In Nevada, Sen. Catherine Cortez Masto (D) and Republican challenger Adam Laxalt remain locked in a deadlock even as the Senate Leadership Fund closes the spending gap between them. Republicans say their criticism of Democrats’ handling of the economy is particularly potent in Nevada, where inflation is high and coronavirus-driven shutdowns are hitting the tourism industry hard. They also point to polls that show them narrowing the Democrats’ significant lead with Latino voters in the swing state.

In September, Republicans outspent Democrats in the Senate race, according to AdImpact — a shift from the summer. But the Democrats’ broadcast spending went even further this month because their biggest advertiser was Cortez Masto’s campaign, which is paying discounted rates. Despite the investments from the Senate Leadership Fund, Democrats are on track to outspend Republicans by about $51 million to $43 million from Sept. 1 through Election Day, according to AdImpact, and the advantage is even greater using industry metrics for the ads’ range.

Both parties will likely continue to adjust their spending as they test where they find the most success in moving the polls. But with a handful of states that both parties see as must-wins in an evenly divided chamber, they could be stuck pumping millions into ads that effectively cancel each other out.

“This is World War I trench warfare,” said a Republican consultant working on the midterms who spoke on condition of anonymity. “We keep sending more places and they keep sending more places and we can’t stop sending more places or their places will win. No big movement. Bloody, expensive trench warfare.”

Republican senators agreed that conference sentiment had risen in recent weeks as polls have shown some races have tightened. Given the latest public polls showing Republicans leading in Nevada, North Carolina and Ohio, some Republicans say Democrats peaked too early and blew through the edge they built over the summer.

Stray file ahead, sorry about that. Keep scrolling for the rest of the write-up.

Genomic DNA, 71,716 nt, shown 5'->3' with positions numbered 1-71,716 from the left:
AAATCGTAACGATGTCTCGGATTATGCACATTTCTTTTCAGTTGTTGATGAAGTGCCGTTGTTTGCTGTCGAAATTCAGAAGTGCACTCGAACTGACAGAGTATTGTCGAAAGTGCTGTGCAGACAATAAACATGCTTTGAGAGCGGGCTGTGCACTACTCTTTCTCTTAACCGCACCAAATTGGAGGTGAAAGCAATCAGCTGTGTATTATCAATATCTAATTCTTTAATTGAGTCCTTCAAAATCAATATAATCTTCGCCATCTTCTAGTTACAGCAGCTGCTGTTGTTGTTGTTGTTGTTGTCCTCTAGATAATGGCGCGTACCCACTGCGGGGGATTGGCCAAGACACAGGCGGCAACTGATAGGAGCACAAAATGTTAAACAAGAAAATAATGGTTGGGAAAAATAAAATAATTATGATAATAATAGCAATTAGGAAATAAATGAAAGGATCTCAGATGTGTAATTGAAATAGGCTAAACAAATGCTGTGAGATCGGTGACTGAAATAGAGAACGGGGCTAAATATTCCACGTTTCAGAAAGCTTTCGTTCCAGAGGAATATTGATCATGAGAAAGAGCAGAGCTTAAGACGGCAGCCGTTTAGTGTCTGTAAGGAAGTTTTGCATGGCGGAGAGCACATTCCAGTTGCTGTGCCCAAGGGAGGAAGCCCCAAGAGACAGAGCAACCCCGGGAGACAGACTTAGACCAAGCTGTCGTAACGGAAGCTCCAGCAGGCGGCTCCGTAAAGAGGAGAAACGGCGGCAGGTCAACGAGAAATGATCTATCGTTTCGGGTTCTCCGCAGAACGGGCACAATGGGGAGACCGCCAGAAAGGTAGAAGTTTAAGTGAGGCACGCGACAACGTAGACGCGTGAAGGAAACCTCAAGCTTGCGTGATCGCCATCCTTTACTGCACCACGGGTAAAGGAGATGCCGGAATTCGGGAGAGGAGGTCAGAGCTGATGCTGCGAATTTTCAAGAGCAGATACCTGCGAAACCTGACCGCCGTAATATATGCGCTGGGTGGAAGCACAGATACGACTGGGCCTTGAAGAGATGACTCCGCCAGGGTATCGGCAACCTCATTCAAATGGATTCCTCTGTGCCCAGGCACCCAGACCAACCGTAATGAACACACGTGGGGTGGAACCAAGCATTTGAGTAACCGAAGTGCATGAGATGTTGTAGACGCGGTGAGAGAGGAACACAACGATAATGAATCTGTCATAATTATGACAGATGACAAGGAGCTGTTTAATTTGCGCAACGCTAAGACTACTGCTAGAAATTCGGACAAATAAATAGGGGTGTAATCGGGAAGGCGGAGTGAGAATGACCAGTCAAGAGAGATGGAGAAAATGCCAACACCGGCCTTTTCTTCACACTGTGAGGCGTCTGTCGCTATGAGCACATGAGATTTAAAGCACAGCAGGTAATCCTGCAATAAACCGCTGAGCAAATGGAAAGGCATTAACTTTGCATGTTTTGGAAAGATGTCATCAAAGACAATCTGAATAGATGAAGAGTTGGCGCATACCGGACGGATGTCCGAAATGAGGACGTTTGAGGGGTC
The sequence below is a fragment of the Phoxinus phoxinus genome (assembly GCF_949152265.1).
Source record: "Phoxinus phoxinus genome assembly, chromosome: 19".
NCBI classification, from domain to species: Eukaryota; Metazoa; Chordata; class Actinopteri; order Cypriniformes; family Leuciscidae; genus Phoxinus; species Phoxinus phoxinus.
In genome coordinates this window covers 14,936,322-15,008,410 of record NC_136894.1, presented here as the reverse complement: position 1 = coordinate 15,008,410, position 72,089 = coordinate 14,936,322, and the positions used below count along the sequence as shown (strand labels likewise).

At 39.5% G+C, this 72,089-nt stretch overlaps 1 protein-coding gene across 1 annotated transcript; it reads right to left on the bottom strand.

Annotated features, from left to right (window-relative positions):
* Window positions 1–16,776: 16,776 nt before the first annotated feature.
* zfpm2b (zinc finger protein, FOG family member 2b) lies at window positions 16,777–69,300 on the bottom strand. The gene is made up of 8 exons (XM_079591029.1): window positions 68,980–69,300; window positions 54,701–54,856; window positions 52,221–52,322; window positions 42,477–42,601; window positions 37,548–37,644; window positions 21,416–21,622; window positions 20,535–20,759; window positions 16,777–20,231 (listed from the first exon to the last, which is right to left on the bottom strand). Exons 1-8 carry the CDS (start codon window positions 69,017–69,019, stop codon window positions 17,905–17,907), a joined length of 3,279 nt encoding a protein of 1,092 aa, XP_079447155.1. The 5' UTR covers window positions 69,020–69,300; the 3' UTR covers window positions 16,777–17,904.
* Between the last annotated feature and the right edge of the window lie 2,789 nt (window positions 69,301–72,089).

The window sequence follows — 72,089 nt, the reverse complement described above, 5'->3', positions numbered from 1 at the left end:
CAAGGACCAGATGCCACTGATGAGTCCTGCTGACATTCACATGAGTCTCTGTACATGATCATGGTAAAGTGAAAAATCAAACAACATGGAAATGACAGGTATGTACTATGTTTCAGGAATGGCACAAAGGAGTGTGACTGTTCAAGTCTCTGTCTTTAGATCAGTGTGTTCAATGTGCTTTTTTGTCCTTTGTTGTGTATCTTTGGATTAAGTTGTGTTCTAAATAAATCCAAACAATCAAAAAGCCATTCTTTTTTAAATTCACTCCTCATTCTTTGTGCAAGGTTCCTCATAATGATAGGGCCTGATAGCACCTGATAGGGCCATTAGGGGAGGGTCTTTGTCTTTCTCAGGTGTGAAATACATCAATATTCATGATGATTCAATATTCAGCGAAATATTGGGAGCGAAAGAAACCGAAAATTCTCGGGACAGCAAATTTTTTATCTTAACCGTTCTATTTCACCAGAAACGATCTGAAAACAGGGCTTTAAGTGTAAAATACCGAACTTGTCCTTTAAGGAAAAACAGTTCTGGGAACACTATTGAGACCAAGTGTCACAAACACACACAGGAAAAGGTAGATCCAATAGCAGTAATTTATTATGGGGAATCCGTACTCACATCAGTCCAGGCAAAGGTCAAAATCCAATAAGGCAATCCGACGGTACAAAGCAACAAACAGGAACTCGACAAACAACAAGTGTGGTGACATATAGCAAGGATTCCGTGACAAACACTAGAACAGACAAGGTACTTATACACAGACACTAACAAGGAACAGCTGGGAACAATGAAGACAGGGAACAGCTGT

“I sense more optimism in him,” Sen. Kevin Cramer (RN.D.) said of McConnell. He said the minority leader, whose stoicism often borders on grim, was concerned in August about candidates who lacked political experience and were unable to hit the ground running after winning their primaries.

“I think he’s seen a lot of corrections there,” Cramer said. “Nothing is a layup, don’t get me wrong. It’s not like we’re measuring up the carpet for Dr. Oz or something.”

Late. Thom Tillis (RN.C.) said McConnell’s “job is always to worry” but that recent developments had lightened the mood. He cited Nevada and Wisconsin and others as races where Republicans have seen more positive signs. “The economic message, the concerns with crime are resonating and that’s why we feel optimistic,” he said.

Speaking to reporters later, McConnell dodged a question about whether he remains concerned about the quality of Republican Senate candidates, saying only that it’s “great to have great candidates” in any election year, without specify if this year’s candidates are, in fact, terrific. In August, he cited “candidate quality” as a factor in the party’s challenge to take the Senate.

In a sign that Democrats vulnerable to re-election feel the need to spend every last day before Nov. 8 on the campaign trail, Majority Leader Charles E. Schumer unveiled a plan to bring senators back into session briefly in October to work on a Pentagon policy calculation. Schumer reached a deal with Republicans to eliminate a mini-session in mid-October to allow threatened incumbents to stay home and campaign. Rather than begin a debate on a Pentagon policy bill, a few senators will hold a redundant session for a few hours and allow the rest to stay home — a move that helps Democrats, who have several incumbents facing for re-election.

When McConnell took the podium for a speech Wednesday, Sen. Ben Ray Luján (DN.M.) accidentally called him the majority leader. McConnell laughed and replied, “I haven’t given up hope.”

Josh Dawsey and Paul Kane contributed to this report.